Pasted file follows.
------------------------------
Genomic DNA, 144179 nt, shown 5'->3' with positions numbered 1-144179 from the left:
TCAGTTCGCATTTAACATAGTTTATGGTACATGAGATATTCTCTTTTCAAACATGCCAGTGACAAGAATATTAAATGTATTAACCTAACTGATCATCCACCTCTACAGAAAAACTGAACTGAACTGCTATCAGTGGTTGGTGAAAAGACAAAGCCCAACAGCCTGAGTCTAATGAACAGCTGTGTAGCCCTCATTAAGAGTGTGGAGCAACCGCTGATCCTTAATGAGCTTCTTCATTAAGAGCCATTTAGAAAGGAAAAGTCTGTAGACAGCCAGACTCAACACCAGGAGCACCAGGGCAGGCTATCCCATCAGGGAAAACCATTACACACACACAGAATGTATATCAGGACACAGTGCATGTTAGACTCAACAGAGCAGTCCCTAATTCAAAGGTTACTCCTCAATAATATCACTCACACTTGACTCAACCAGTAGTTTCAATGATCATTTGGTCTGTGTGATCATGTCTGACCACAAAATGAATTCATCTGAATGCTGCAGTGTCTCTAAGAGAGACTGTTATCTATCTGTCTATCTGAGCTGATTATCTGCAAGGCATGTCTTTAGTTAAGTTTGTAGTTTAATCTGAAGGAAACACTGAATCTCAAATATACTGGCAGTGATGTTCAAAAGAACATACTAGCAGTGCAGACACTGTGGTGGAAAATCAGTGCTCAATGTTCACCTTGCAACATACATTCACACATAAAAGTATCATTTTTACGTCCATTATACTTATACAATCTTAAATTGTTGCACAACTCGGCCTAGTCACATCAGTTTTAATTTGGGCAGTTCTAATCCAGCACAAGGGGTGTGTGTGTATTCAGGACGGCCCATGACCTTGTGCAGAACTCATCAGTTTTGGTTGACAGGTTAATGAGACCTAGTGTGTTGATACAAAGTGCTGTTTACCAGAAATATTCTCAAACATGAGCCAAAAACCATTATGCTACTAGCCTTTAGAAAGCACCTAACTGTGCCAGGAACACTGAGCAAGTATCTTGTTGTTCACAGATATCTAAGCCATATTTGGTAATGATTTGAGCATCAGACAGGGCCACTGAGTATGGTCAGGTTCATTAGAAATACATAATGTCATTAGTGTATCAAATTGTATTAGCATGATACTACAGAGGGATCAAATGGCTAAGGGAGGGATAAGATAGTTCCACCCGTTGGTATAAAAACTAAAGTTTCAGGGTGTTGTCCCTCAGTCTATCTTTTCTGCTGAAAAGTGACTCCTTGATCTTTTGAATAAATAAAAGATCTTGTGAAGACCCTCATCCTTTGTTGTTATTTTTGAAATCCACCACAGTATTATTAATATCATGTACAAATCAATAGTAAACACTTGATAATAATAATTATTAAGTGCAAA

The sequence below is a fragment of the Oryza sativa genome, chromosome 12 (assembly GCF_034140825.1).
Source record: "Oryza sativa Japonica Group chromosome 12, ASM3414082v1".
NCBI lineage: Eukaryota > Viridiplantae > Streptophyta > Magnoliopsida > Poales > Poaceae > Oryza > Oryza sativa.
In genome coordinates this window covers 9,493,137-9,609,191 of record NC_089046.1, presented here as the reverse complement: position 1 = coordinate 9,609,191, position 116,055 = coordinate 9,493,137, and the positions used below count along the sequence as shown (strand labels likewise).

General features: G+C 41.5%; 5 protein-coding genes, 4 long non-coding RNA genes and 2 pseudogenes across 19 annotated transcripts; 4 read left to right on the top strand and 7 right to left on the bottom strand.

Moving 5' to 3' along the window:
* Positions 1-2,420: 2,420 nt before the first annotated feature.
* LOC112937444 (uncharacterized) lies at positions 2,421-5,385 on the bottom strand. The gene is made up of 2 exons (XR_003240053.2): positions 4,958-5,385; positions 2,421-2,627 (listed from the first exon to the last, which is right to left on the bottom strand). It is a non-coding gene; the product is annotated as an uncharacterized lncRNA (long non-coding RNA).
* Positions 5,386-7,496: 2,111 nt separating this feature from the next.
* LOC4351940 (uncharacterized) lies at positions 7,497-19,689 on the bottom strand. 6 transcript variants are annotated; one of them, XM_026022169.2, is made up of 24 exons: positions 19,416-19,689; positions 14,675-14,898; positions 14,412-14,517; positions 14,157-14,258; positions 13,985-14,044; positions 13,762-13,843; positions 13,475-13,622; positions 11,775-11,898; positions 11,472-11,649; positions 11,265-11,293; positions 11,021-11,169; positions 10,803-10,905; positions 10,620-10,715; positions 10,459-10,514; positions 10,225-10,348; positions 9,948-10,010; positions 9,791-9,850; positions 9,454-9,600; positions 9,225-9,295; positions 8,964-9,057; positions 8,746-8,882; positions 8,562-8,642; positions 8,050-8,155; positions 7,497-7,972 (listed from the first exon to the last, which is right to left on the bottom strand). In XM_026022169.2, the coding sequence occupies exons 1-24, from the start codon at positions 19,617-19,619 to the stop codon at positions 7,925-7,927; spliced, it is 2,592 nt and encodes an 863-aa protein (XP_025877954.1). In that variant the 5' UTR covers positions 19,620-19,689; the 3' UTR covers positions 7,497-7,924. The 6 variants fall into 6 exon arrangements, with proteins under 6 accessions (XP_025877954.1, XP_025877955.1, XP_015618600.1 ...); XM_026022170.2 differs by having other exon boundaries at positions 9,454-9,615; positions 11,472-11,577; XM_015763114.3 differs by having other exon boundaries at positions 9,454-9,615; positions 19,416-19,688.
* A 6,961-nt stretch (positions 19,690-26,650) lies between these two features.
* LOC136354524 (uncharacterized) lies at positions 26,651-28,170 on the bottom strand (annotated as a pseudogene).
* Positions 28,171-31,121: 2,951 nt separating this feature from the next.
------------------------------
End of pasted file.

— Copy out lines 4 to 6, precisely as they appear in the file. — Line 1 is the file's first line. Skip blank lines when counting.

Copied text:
Source record: "Oryza sativa Japonica Group chromosome 12, ASM3414082v1".
NCBI lineage: Eukaryota > Viridiplantae > Streptophyta > Magnoliopsida > Poales > Poaceae > Oryza > Oryza sativa.
In genome coordinates this window covers 9,493,137-9,609,191 of record NC_089046.1, presented here as the reverse complement: position 1 = coordinate 9,609,191, position 116,055 = coordinate 9,493,137, and the positions used below count along the sequence as shown (strand labels likewise).